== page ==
A New Way to Play – Artisan Commander by Paul Palmer

Looking to shake up Magic: the Gathering's most popular format? Paul Palmer's having fun with a new, Artisan-based variant.

Bone Miser (Commander 2019)

It’s 3am. My friend Mat and I have been playing Commander online for about 5 hours. We’re done playing for the night and start discussing some of the fun Rule 0 things we’ve done in that past, and some we want to do (please let me play Griselbrand as my Commander? No? Okay…) and we get onto the topic of Pauper Commander. I’ve not played much Pauper Commander and although I enjoyed it when I did, it always felt like the power level was a little low. That’s when it hit me: Artisan Commander. For those that don’t know, Artisan emerged as a Magic Arena specific format where you can only play commons and uncommons. Like Pauper Commander (an uncommon Commander and only commons in the deck), we talked a bit about how Artisan Commander (with a rare Commander and commons & uncommons in the deck) could be a lot of fun.

We rattled off a few examples of cards that might be sweet to play, like the Lieutenant cycle from earlier Commander decks (Tyrant’s Familiar, etc.), Vizier of Many Faces and Steel Hellkite to name a few. We logged off, but before going to sleep I did a quick search to see if Artisan Commander already existed. When I couldn’t find any results on Google (except for a bunch of links to Doomed Artisan) I decided to throw a handful of rules together to experiment with as a starting point:

1. Your Commander can be any rare non-Legendary creature.

This one is part of the format’s identity and is one of the two core rules. I also decided non-Legendary because there are already a lot of Commanders whose rarity is rare and I wanted to format to be distinguishable from regular Commander.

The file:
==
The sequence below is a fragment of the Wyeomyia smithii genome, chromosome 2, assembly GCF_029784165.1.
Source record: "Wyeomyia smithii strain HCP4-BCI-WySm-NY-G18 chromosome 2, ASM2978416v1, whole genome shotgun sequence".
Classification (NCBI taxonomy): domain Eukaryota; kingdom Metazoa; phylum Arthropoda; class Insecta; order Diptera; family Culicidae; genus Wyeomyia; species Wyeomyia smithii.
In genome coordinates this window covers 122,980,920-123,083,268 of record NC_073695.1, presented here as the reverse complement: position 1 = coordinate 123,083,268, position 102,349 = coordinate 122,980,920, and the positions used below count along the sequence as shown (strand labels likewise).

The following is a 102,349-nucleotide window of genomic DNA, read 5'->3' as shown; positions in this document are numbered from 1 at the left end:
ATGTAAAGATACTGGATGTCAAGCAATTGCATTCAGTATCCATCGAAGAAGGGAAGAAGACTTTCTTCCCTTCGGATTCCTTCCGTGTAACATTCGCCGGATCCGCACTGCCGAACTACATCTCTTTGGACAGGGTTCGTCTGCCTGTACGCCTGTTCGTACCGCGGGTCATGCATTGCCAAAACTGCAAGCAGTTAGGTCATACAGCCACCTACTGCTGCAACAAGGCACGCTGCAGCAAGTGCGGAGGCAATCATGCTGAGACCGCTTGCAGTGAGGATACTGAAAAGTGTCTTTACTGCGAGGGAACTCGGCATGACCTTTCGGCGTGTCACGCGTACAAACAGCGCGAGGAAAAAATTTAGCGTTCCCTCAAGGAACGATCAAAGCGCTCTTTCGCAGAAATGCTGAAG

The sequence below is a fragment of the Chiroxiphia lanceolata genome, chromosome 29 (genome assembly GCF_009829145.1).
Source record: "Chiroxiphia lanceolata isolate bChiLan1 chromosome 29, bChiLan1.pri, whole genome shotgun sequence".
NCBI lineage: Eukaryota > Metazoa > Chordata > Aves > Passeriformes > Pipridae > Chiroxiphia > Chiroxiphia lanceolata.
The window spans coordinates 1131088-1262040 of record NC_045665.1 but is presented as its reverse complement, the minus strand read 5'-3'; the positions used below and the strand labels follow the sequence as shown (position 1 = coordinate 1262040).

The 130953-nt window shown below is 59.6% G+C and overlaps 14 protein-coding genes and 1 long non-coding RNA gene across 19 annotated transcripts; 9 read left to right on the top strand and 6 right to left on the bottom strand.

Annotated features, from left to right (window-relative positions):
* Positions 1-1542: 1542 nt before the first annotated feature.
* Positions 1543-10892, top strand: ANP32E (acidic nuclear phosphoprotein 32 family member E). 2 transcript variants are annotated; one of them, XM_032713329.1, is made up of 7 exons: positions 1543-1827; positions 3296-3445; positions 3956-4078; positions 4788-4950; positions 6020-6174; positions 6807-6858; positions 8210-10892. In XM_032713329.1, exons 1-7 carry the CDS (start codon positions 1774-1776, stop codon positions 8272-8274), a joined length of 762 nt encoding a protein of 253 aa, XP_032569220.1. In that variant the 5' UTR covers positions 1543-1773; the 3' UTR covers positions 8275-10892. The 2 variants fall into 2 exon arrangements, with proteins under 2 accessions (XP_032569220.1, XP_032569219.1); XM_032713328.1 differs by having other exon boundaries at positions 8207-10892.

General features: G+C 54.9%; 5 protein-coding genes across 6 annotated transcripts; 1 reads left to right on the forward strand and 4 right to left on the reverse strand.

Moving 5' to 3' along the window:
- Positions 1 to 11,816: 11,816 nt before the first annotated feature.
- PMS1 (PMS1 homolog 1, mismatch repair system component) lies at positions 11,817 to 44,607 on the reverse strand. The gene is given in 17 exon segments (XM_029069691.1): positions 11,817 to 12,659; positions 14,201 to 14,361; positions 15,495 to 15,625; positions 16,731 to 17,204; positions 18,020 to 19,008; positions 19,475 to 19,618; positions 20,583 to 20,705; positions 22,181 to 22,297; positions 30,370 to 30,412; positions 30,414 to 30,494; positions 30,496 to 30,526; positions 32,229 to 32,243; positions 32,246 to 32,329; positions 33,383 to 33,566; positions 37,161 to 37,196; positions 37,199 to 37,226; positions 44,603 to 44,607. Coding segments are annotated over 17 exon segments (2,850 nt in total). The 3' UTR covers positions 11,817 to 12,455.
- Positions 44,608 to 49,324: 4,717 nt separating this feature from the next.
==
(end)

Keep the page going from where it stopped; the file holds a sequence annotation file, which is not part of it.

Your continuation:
2. Your deck can only contain common and uncommon cards.

Just like the first rule, this is the other half of its core ruleset. This is what makes it Artisan Commander instead of just Commander.

3. Artisan Commander has the same ban list as Commander. Cards may be added or removed based on play testing.

This one just keeps the format consistent. The cards that are on the Commander ban list are there for a reason. It’s also easier to keep them banned than go through and curate an entirely new ban list for something that we just wanted to experiment with. This also prevents people from playing Prophet of Kruphix as their Commander and means that if cards like Sol Ring, Skullclamp or Ancient Tomb turn out to be too good we can just purge them.

As something I threw the rules together for in about 30 seconds at 3am, the format has turned out to be surprisingly fun. While we haven’t played many games we have already found some very interesting and fun decks to play from Bone Miser reverse Rack and Tamanoa Burn to Noble Hierarch ramp control.

Bone Miser Reverse-Rack

My list was Bone Miser and it used a mixture of cycling, madness cards, and discard outlets to create a value engine that helped me to create a bunch of tokens, mana and draw loads of cards.

Putting Cards Into Your Graveyard

While Bone Miser is a great card and a allows you to play the Waste Not strategy without upsetting your friends and forcing them to discard it does suffer from the fact that by itself it’s not very good. To answer this we need ways to get things into our graveyard to start generating the value that Bone Miser is so good at creating.

One of the easiest ways to do this is through cycling. With Amonkhet and the even more recent Ikoria, we’ve seen cycling get a lot more support and have been given access to a lot more good cycling cards. Some of the key ones here are Horror of the Broken Lands which discards for a single black mana but can also be played as a creature that will benefit from all of the discarding we are doing. There is also Street Wraith, a staple in Death’s Shadow Modern and Legacy decks but that can also be used here to cycle a card for (almost) free! The MVP (Most Valuable Player) of the cycling cards in the games that I played was definitely Undead Gladiator. Not only is it a reasonable price to cycle (1B) but it can also be used in your upkeep to discard another card (again for 1B) and return itself to your hand, ready to be cycled again. With Bone Miser in play, this allows you to draw a ton of cards, make an army of zombies or even repeatedly discard lands to make mana and then cycle Undead Gladiator over and over. This card could probably take the top spot in the deck if it weren’t for two other cards…